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An old hand -- a new life?

RESTAURANTS / THE REVIEW

Antonio Tommasi, who helped introduce L.A. to northern Italian cuisine, is back in the house at Ca' Brea.

September 12, 2007|S. Irene Virbila | Times Staff Writer

CA' BREA is back, after being closed nearly a year for renovations. And, for the first time in a long while, chef-owner Antonio Tommasi, who founded the place in 1991 with Jean-Louis de Mori, is playing a much more active role in what's coming out of the kitchen.

The Italian-born chef started his career in Los Angeles in 1979 at Orsini and went on to work at a number of Italian restaurants here, including the now-closed Chianti Cucina. In 1988 he and De Mori opened Locanda Veneta in West Hollywood; three years later they opened Ca' Brea, followed by Il Moro in West Los Angeles and Ca' del Sole in North Hollywood (and a couple of others).

In the last years, though, between spending time in Italy and juggling all those restaurants, Tommasi didn't seem to have been paying that much attention to the languishing Ca' Brea. After 16 years, the once-lovely Venetian-inspired restaurant was looking tired. It took the fire last year that destroyed much of the restaurant's interior to galvanize the chef into updating this seminal L.A. restaurant, which reopened two months ago.

Come evening, the old crowd is back, reminiscing, table hopping. You hear the sound of laughter, of chairs sliding as someone gets up to embrace a friend. The servers are invariably friendly and helpful, so much so, I begin to feel embarrassed that we're not polishing off every one of our dishes.

In the bright of day, the ladies who lunch hand off their vintage Mercedes and BMWs to the polite valet. Inside, the newly refurbished bar has acquired a couple of affable barflies, who are happily sipping chilled Pinot Grigio as they wait for a friend. Three beefy guys huddle at a table on the far side of the bar, delving into plates of pasta and veal chops smothered in mushroom sauce as the waiter pours the last of their Sangiovese.

The hostesses are genuinely warm and accommodating, making you feel as if you've just arrived for the party. Someone takes your coat. Someone else offers cocktails or a glass of Prosecco. The place looks familiar, yet different, and it really evokes Venice; it might be one of those dark wine bars near the Rialto Bridge. In the gloom, there's an impression of an accumulation of dark wood furniture and fittings. A floor-to-ceiling cabinet with glassed-in shelves divides the bar area from the main dining room. Stuffed with bottles of bitters, grappa, olive oil, aceto balsamico, packages of dried pasta and rice for risotto, jars of olives and jams, the piece adds character to the room and conveys the sense that Ca' Brea has been around forever. In L.A. terms, it has.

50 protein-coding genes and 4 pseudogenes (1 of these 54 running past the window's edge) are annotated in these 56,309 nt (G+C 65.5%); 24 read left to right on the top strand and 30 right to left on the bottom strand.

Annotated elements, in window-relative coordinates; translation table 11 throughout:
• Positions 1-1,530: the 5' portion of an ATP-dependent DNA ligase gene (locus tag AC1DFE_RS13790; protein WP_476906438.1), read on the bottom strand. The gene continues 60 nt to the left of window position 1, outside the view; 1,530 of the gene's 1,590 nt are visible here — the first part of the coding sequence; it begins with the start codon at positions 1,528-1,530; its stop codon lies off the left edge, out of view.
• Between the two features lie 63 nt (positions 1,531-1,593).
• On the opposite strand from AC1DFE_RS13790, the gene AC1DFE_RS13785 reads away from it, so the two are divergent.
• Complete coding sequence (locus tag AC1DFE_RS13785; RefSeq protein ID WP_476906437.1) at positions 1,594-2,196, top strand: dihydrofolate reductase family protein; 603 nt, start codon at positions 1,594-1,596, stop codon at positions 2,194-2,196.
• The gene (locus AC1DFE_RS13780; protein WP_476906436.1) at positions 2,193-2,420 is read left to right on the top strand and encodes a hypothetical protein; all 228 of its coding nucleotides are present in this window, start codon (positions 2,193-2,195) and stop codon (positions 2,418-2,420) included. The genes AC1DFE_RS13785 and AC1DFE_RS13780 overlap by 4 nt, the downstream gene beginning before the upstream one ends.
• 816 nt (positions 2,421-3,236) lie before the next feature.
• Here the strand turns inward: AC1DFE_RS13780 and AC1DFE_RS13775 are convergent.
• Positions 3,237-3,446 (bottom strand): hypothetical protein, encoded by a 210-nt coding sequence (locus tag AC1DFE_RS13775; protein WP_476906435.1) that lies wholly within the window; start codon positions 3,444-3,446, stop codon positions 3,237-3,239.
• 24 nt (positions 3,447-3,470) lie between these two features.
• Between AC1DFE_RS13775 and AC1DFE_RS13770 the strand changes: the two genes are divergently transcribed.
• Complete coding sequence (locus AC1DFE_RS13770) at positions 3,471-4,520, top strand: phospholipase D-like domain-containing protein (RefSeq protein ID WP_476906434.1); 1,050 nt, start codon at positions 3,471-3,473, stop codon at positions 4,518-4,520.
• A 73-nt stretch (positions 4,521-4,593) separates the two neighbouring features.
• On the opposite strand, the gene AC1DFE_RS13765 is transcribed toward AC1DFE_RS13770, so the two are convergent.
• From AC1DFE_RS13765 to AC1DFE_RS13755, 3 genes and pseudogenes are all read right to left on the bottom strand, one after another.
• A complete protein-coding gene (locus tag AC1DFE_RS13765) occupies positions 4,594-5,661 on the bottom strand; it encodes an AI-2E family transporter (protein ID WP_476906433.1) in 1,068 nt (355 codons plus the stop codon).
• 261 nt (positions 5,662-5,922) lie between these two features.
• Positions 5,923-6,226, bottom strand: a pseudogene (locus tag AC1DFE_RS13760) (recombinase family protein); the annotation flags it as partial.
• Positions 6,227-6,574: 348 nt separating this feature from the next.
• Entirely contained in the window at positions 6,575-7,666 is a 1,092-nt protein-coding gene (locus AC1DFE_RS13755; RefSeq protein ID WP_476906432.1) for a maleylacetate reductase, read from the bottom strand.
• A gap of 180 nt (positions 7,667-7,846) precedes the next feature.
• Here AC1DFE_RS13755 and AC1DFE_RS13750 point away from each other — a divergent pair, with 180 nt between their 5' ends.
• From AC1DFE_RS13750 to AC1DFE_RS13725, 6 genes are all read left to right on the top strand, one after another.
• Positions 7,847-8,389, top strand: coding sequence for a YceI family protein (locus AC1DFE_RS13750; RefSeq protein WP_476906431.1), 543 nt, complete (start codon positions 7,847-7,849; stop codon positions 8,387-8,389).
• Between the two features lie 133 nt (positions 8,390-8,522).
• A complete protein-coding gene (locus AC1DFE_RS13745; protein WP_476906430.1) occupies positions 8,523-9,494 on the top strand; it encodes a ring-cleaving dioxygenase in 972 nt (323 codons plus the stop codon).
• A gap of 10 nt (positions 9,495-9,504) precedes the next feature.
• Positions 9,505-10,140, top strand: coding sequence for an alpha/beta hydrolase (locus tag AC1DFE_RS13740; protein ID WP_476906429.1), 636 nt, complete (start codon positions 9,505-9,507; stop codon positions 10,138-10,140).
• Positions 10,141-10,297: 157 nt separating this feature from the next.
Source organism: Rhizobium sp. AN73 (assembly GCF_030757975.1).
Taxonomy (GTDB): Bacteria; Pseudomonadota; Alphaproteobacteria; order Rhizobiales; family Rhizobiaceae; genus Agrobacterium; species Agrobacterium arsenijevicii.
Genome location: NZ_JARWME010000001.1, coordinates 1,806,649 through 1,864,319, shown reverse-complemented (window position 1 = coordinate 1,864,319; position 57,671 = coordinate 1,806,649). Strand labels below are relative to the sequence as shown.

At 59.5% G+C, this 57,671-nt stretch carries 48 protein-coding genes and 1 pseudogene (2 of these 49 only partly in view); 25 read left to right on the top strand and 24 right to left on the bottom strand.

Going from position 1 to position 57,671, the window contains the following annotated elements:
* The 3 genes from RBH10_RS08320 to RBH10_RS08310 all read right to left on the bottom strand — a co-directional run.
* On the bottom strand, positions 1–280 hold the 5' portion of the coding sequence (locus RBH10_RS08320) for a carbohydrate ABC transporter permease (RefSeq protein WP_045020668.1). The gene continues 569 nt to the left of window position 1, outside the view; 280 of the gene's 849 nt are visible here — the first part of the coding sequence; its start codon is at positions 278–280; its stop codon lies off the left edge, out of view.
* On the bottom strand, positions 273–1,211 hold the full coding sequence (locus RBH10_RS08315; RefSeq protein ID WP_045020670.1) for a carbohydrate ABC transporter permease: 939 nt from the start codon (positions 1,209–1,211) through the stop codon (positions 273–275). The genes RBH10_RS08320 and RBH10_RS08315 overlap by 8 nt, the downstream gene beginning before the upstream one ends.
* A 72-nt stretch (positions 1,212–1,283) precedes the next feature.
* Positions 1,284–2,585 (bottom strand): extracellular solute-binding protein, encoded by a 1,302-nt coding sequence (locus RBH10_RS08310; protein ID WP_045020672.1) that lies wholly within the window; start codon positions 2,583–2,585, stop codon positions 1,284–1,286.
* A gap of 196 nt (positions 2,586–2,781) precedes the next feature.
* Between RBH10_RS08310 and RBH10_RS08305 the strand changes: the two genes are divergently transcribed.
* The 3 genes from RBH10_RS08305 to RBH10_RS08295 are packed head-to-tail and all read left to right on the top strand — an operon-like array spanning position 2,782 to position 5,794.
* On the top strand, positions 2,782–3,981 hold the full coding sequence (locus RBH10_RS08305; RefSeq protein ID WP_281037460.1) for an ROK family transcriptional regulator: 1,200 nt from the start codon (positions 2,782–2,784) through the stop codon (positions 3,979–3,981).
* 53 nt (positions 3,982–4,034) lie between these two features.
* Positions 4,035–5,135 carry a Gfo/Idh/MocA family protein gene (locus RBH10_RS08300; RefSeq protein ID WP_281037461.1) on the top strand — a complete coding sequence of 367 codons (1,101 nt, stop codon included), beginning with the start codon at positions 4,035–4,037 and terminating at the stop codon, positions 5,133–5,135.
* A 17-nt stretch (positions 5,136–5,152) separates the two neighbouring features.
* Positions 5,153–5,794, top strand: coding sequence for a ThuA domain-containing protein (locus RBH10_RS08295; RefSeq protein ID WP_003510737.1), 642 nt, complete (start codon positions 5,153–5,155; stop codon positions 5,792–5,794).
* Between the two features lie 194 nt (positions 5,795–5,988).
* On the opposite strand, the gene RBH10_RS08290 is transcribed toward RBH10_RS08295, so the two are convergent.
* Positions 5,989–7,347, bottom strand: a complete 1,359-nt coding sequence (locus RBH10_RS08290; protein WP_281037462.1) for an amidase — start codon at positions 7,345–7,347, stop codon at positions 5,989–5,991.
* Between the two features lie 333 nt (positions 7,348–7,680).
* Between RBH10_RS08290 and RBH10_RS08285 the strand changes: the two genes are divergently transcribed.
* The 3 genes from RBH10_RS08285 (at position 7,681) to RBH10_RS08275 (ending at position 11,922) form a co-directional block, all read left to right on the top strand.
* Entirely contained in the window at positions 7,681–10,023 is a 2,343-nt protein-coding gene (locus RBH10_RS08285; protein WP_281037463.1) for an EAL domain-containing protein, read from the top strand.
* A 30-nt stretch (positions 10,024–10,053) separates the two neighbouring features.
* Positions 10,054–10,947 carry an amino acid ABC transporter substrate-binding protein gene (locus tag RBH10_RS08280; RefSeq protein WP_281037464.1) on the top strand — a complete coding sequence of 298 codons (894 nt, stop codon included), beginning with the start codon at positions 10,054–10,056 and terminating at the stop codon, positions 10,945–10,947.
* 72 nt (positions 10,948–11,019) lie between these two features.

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An oasis on La Brea

In the main dining room, a cozy, intimate space, tables are lined up along the walls. You can either sit in the cloistered dark of that room or walk past the open kitchen and take a table in the enclosed (and air-conditioned) patio where the plastered umber and gold walls exude the cool damp of a Venetian palazzo. The view through the French doors is an enclosed garden with potted plants and trees. But from inside, the sound of the traffic has faded away and we could be anywhere at all.

Our server is Italian, and she's very precise in taking our order, wanting to make sure that she understands exactly which salad or pasta we mean. Some sound very similar. For all the buzz I've heard about Tommasi updating the menu, it doesn't look much different from what I remember, with more generic Italian dishes than truly regional ones. He's basically tweaked things here and there, without substantially changing the formula that's been so successful over the years.

It pays to remember that when the generation of Italian chefs that includes Tommasi along with Agostino Sciandri, Giorgio Baldi and more arrived on the scene, Los Angeles was mired in old-school red sauce Italian. When these chefs started to cook northern Italian cuisine, it was a revelation. Suddenly, Italian was chic and people became conversant in extra virgin olive oil, ribollita, chicken al mattone, bigoletti (Venetian spaghetti) and risotto. Restaurants sold boatloads of Super Tuscan wines, and northern Italian cooking (which was mostly Tuscan, if we're going to be honest about it) became as familiar to upwardly mobile Angelenos as the cut of an Armani suit. It conveyed sophistication and class.

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Oh, pioneers

By the time I arrived in L.A. in the mid-'90s, some of these once-lauded restaurants were resting on their bay leaves. Locanda Veneta had great looks and an A-list crowd, but the food was a big, fat C. Hard to fathom that this had once been one of L.A.'s top restaurants. Or that the overcooked and over-sauced pasta at Ca' Brea came from another highly rated Italian. Let's face it, not many restaurants manage to stay at the top of their game for more than a few years.

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